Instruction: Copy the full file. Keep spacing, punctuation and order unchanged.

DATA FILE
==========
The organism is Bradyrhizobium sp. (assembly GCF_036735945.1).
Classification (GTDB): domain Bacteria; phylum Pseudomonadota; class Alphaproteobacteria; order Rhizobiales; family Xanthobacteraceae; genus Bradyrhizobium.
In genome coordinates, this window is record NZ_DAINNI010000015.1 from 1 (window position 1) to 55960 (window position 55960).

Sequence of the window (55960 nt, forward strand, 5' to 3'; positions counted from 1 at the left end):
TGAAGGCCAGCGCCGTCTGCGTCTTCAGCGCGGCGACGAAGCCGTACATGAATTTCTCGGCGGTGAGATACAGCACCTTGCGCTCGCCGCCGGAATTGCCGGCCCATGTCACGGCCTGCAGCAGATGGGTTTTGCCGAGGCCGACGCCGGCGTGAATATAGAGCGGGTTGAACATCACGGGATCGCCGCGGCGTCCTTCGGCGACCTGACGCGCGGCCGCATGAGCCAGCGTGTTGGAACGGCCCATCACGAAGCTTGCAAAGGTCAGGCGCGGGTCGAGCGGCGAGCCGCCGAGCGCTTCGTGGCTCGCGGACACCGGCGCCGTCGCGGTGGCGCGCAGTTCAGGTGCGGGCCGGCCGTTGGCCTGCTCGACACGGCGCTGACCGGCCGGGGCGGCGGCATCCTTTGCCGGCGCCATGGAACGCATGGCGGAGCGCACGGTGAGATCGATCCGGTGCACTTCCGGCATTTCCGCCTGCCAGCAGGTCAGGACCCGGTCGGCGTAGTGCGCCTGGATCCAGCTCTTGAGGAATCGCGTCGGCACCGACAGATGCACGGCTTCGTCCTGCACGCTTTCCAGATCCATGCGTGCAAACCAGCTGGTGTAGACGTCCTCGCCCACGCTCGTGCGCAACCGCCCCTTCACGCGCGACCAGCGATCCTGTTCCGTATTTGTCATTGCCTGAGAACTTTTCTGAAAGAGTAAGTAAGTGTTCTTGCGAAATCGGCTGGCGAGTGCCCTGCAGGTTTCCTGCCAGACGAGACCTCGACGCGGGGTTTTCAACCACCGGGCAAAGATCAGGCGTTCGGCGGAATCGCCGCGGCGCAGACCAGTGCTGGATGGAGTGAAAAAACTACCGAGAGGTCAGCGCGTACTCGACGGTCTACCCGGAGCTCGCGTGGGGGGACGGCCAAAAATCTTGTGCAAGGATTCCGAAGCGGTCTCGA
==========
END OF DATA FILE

The organism is Bradyrhizobium sp. (assembly GCF_036735945.1).
Classification (GTDB): domain Bacteria; phylum Pseudomonadota; class Alphaproteobacteria; order Rhizobiales; family Xanthobacteraceae; genus Bradyrhizobium.
In genome coordinates, this window is record NZ_DAINNI010000015.1 from 1 (window position 1) to 55960 (window position 55960).

Sequence of the window (55960 nt, forward strand, 5' to 3'; positions counted from 1 at the left end):
TGAAGGCCAGCGCCGTCTGCGTCTTCAGCGCGGCGACGAAGCCGTACATGAATTTCTCGGCGGTGAGATACAGCACCTTGCGCTCGCCGCCGGAATTGCCGGCCCATGTCACGGCCTGCAGCAGATGGGTTTTGCCGAGGCCGACGCCGGCGTGAATATAGAGCGGGTTGAACATCACGGGATCGCCGCGGCGTCCTTCGGCGACCTGACGCGCGGCCGCATGAGCCAGCGTGTTGGAACGGCCCATCACGAAGCTTGCAAAGGTCAGGCGCGGGTCGAGCGGCGAGCCGCCGAGCGCTTCGTGGCTCGCGGACACCGGCGCCGTCGCGGTGGCGCGCAGTTCAGGTGCGGGCCGGCCGTTGGCCTGCTCGACACGGCGCTGACCGGCCGGGGCGGCGGCATCCTTTGCCGGCGCCATGGAACGCATGGCGGAGCGCACGGTGAGATCGATCCGGTGCACTTCCGGCATTTCCGCCTGCCAGCAGGTCAGGACCCGGTCGGCGTAGTGCGCCTGGATCCAGCTCTTGAGGAATCGCGTCGGCACCGACAGATGCACGGCTTCGTCCTGCACGCTTTCCAGATCCATGCGTGCAAACCAGCTGGTGTAGACGTCCTCGCCCACGCTCGTGCGCAACCGCCCCTTCACGCGCGACCAGCGATCCTGTTCCGTATTTGTCATTGCCTGAGAACTTTTCTGAAAGAGTAAGTAAGTGTTCTTGCGAAATCGGCTGGCGAGTGCCCTGCAGGTTTCCTGCCAGACGAGACCTCGACGCGGGGTTTTCAACCACCGGGCAAAGATCAGGCGTTCGGCGGAATCGCCGCGGCGCAGACCAGTGCTGGATGGAGTGAAAAAACTACCGAGAGGTCAGCGCGTACTCGACGGTCTACCCGGAGCTCGCGTGGGGGGACGGCCAAAAATCTTGTGCAAGGATTCCGAAGCGGTCTCGA